Shelflife — Movie

Jean-Luc Godard’s Contempt (1963) is one of the great films of the 1960s, and the Criterion Collection’s double-disc DVD gives you a great look at it as well as a small treasure-trove of behind-the-scenes material on Godard and the French New Wave.

Based on an Alberto Moravia novel, the film is a lyrical, sun-splashed tragicomedy about a failing marriage and a troubled film production, a new film version of The Odyssey being shot on the Italian coast, with the great Fritz Lang (played by himself) as director (Godard himself plays Lang’s assistant). The married couple are a screenwriter (Michel Piccoli) and his sulky new bride (Brigitte Bardot), and they’re both at curious odds with the film’s arrogant American producer (Jack Palance).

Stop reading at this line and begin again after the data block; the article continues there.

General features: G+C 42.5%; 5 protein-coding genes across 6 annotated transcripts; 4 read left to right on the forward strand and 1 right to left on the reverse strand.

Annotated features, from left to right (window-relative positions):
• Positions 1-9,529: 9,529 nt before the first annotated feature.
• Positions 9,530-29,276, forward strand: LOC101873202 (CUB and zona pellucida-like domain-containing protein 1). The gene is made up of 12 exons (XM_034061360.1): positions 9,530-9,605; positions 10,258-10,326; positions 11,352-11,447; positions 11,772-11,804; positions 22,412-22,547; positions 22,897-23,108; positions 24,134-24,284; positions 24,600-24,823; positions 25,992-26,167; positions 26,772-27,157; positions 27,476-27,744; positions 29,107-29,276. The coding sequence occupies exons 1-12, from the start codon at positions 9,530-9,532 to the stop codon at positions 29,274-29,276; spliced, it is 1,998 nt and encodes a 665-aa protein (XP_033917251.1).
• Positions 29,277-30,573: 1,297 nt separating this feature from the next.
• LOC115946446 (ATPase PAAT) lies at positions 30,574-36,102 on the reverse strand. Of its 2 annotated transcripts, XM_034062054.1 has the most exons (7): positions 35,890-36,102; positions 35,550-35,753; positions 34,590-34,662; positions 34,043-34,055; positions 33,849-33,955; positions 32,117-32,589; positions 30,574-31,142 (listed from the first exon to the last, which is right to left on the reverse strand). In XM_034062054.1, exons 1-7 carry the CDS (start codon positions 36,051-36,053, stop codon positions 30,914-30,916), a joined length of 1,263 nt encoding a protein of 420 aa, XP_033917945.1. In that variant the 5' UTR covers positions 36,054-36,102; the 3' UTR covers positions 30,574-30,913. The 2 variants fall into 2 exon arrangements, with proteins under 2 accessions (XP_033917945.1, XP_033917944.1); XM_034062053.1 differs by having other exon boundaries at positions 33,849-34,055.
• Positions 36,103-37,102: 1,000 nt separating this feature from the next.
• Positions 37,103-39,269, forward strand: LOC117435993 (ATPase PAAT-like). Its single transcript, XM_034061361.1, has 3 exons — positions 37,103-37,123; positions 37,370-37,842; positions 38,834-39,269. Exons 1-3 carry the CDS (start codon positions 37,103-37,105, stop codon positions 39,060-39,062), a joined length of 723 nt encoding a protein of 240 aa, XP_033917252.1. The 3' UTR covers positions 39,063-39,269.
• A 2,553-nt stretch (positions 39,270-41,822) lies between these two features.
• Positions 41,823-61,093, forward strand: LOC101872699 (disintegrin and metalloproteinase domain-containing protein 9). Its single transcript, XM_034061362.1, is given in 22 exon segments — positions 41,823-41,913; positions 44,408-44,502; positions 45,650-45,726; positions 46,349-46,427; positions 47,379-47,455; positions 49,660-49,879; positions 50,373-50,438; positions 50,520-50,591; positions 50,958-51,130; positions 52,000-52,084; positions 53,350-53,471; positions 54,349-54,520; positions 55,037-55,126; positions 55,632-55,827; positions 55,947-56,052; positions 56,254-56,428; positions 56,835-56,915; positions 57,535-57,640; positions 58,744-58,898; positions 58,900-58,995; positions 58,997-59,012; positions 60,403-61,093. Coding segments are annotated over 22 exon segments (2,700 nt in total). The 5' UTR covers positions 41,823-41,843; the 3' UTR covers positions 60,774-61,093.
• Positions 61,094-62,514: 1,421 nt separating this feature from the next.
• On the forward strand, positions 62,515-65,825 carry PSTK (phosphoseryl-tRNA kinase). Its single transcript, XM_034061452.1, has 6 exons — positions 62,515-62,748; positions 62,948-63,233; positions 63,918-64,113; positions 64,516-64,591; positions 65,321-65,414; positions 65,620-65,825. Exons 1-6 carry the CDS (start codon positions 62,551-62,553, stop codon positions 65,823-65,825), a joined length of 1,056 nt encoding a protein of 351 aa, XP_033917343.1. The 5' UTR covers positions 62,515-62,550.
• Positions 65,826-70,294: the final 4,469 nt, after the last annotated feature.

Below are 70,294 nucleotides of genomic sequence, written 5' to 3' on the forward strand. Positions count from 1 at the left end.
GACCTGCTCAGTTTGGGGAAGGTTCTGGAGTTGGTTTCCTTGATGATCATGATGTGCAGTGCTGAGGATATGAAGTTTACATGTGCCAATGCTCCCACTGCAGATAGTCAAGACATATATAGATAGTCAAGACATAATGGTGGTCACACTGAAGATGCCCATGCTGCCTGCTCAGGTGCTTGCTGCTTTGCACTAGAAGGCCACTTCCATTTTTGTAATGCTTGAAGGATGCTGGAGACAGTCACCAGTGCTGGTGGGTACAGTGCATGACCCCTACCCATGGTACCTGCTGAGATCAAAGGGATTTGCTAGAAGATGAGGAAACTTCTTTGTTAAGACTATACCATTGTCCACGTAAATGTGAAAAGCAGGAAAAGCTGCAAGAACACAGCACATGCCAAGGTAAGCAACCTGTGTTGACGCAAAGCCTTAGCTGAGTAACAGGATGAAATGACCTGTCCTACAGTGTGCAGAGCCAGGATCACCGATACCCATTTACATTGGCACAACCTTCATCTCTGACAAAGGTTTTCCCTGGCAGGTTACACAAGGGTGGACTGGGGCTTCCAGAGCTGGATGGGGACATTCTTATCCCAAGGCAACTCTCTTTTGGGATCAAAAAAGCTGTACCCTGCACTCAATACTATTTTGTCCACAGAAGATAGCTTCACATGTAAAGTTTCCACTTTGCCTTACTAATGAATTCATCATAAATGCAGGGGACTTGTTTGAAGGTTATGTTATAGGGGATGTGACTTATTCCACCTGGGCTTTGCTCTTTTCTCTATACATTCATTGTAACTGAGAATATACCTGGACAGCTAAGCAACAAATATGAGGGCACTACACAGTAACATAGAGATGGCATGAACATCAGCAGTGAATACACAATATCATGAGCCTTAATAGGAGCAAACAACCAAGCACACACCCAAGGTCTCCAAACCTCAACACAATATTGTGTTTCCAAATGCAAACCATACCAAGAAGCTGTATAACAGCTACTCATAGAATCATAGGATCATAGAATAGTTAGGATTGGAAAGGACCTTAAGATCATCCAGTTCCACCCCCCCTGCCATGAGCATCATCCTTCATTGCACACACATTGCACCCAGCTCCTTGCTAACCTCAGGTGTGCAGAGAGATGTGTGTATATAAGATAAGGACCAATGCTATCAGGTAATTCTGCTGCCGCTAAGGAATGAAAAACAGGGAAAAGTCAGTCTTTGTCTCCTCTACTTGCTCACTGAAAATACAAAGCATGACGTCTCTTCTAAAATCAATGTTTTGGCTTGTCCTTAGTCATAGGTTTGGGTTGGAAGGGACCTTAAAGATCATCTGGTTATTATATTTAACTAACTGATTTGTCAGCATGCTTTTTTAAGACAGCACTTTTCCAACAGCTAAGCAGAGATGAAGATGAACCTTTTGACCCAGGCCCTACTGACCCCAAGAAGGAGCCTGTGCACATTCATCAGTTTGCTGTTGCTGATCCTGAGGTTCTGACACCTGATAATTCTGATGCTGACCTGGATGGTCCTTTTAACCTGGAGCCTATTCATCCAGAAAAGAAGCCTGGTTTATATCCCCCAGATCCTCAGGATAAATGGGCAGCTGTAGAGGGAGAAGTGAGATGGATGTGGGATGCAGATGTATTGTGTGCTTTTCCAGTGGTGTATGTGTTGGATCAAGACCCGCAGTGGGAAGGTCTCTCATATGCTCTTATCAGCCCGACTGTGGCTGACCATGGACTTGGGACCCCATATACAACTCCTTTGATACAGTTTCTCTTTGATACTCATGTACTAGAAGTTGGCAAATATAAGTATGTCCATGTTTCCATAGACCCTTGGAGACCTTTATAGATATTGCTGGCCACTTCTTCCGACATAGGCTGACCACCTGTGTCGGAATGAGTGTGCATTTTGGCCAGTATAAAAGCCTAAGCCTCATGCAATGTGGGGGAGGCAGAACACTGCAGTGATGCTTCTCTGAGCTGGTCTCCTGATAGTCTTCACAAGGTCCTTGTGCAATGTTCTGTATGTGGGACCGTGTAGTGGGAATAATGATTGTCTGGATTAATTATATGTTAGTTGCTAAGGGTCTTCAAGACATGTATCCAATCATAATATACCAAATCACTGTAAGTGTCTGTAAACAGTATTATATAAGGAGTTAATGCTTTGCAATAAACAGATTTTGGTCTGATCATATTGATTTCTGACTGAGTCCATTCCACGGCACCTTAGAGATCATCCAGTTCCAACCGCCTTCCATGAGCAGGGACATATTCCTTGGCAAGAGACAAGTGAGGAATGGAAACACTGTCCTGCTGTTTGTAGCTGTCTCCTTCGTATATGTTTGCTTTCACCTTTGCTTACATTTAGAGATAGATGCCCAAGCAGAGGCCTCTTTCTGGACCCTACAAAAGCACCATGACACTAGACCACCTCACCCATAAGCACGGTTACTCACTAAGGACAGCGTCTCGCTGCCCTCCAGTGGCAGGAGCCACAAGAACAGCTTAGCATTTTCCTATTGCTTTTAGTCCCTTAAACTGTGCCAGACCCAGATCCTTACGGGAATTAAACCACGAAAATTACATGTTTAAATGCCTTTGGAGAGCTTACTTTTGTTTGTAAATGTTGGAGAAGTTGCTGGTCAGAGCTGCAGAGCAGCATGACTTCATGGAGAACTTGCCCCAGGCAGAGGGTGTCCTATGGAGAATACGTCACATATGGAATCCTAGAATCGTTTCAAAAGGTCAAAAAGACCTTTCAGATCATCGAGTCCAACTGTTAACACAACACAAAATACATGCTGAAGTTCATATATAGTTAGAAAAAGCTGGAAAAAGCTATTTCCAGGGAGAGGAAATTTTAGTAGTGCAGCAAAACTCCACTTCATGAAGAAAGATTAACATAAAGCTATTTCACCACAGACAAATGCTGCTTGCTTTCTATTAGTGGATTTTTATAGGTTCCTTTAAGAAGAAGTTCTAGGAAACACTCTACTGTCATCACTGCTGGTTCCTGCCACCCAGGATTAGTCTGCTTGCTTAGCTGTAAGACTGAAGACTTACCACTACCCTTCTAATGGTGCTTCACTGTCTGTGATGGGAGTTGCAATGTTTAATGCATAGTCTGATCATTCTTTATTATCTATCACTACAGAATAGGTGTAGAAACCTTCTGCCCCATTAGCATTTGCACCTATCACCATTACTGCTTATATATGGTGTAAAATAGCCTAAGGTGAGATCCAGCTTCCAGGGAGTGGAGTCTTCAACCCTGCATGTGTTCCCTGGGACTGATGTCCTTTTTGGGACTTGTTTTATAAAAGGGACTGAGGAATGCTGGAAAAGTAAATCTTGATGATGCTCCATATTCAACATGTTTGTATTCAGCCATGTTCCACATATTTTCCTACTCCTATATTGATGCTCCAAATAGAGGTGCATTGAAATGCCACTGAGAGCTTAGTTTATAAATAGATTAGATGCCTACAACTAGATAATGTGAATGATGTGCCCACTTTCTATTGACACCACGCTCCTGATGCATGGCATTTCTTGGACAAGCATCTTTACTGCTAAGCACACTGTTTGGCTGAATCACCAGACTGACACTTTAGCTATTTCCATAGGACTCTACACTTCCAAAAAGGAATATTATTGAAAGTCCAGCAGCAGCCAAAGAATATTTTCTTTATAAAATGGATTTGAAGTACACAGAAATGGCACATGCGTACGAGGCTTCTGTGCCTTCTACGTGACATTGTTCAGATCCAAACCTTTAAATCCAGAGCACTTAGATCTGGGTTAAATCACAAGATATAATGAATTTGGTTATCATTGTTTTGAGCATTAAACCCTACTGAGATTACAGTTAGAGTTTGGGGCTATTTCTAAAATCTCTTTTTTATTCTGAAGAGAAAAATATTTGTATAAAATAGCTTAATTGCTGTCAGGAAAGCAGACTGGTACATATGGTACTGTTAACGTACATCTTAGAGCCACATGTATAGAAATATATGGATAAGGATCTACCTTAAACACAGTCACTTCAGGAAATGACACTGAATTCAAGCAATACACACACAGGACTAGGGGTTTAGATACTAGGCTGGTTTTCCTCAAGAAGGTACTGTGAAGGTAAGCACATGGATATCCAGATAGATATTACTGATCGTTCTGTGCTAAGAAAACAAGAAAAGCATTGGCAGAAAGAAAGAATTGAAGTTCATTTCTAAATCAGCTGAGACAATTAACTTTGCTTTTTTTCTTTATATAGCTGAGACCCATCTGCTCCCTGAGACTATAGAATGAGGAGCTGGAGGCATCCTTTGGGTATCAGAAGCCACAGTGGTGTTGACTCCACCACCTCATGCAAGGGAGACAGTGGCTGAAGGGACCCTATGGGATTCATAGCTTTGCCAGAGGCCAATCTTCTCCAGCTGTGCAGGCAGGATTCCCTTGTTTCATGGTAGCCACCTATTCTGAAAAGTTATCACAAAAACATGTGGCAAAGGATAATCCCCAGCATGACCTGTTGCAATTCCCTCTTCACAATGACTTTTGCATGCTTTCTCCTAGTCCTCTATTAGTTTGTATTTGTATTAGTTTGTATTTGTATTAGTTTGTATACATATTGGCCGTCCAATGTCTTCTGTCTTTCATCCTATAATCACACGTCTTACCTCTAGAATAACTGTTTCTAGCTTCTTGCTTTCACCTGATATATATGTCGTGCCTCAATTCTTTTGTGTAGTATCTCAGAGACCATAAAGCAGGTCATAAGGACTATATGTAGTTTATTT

Criterion’s DVD is letterboxed, which means that the full splendor of Raoul Coutard’s cinematography and of Godard’s epic-expansive camera movements can be fully experienced on video for the first time ever in the United States. And the extras are full of wonders as well: an interview/dialogue between Lang and Godard; a shy but articulate Godard in a TV interview; and a pair of short on-the-set documentaries by New Wave director Jacques Rozier.